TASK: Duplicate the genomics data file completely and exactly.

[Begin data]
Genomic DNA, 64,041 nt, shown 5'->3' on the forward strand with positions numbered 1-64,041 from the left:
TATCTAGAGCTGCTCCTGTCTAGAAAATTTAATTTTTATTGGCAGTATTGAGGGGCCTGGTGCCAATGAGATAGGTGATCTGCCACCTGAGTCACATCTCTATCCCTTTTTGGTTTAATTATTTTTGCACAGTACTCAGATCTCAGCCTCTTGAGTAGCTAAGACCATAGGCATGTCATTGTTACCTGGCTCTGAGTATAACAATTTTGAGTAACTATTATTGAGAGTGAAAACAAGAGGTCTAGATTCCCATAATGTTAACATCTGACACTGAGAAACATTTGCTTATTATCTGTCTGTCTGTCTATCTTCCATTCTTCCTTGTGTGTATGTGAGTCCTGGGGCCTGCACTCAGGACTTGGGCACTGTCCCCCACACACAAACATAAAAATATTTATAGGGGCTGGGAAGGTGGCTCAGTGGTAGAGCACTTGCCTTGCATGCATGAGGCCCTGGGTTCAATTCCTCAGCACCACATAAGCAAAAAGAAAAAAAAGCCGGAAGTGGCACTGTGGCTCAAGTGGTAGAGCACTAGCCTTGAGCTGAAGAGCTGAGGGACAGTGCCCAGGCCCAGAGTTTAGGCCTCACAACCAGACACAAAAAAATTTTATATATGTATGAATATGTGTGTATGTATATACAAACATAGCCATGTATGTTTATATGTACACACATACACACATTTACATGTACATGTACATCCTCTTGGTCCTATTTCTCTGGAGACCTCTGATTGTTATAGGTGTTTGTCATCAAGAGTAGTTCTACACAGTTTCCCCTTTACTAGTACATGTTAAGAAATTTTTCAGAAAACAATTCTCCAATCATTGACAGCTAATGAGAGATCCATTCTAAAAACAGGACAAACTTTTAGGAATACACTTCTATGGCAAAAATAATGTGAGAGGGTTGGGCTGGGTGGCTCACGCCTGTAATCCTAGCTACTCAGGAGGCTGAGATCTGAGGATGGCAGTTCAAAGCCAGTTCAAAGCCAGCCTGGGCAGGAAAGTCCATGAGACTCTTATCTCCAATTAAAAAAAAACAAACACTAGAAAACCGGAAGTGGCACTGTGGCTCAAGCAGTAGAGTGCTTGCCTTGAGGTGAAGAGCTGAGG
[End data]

Genomic DNA, 64,041 nt, shown 5'->3' on the forward strand with positions numbered 1-64,041 from the left:
TATCTAGAGCTGCTCCTGTCTAGAAAATTTAATTTTTATTGGCAGTATTGAGGGGCCTGGTGCCAATGAGATAGGTGATCTGCCACCTGAGTCACATCTCTATCCCTTTTTGGTTTAATTATTTTTGCACAGTACTCAGATCTCAGCCTCTTGAGTAGCTAAGACCATAGGCATGTCATTGTTACCTGGCTCTGAGTATAACAATTTTGAGTAACTATTATTGAGAGTGAAAACAAGAGGTCTAGATTCCCATAATGTTAACATCTGACACTGAGAAACATTTGCTTATTATCTGTCTGTCTGTCTATCTTCCATTCTTCCTTGTGTGTATGTGAGTCCTGGGGCCTGCACTCAGGACTTGGGCACTGTCCCCCACACACAAACATAAAAATATTTATAGGGGCTGGGAAGGTGGCTCAGTGGTAGAGCACTTGCCTTGCATGCATGAGGCCCTGGGTTCAATTCCTCAGCACCACATAAGCAAAAAGAAAAAAAAGCCGGAAGTGGCACTGTGGCTCAAGTGGTAGAGCACTAGCCTTGAGCTGAAGAGCTGAGGGACAGTGCCCAGGCCCAGAGTTTAGGCCTCACAACCAGACACAAAAAAATTTTATATATGTATGAATATGTGTGTATGTATATACAAACATAGCCATGTATGTTTATATGTACACACATACACACATTTACATGTACATGTACATCCTCTTGGTCCTATTTCTCTGGAGACCTCTGATTGTTATAGGTGTTTGTCATCAAGAGTAGTTCTACACAGTTTCCCCTTTACTAGTACATGTTAAGAAATTTTTCAGAAAACAATTCTCCAATCATTGACAGCTAATGAGAGATCCATTCTAAAAACAGGACAAACTTTTAGGAATACACTTCTATGGCAAAAATAATGTGAGAGGGTTGGGCTGGGTGGCTCACGCCTGTAATCCTAGCTACTCAGGAGGCTGAGATCTGAGGATGGCAGTTCAAAGCCAGTTCAAAGCCAGCCTGGGCAGGAAAGTCCATGAGACTCTTATCTCCAATTAAAAAAAAACAAACACTAGAAAACCGGAAGTGGCACTGTGGCTCAAGCAGTAGAGTGCTTGCCTTGAGGTGAAGAGCTGAGG